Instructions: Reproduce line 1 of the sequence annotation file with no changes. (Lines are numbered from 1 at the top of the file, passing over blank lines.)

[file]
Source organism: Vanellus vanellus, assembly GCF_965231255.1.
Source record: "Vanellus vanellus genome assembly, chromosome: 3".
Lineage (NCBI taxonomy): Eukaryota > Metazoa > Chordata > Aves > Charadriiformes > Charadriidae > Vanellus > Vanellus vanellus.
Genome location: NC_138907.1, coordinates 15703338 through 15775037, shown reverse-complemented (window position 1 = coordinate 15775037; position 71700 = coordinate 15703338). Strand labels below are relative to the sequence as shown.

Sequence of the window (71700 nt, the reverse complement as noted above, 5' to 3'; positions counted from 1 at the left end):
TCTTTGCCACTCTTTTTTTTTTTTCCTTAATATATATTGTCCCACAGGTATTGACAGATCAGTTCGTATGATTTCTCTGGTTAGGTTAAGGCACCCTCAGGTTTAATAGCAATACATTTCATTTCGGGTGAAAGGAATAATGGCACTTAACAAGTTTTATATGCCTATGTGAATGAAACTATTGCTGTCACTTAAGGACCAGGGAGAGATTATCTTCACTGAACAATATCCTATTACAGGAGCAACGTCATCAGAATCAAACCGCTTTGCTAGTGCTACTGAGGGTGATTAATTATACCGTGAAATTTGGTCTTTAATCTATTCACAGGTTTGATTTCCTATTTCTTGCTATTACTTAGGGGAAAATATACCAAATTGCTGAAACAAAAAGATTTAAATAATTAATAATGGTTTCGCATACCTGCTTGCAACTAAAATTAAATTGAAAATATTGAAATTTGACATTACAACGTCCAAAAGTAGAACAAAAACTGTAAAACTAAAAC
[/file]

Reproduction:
Source organism: Vanellus vanellus, assembly GCF_965231255.1.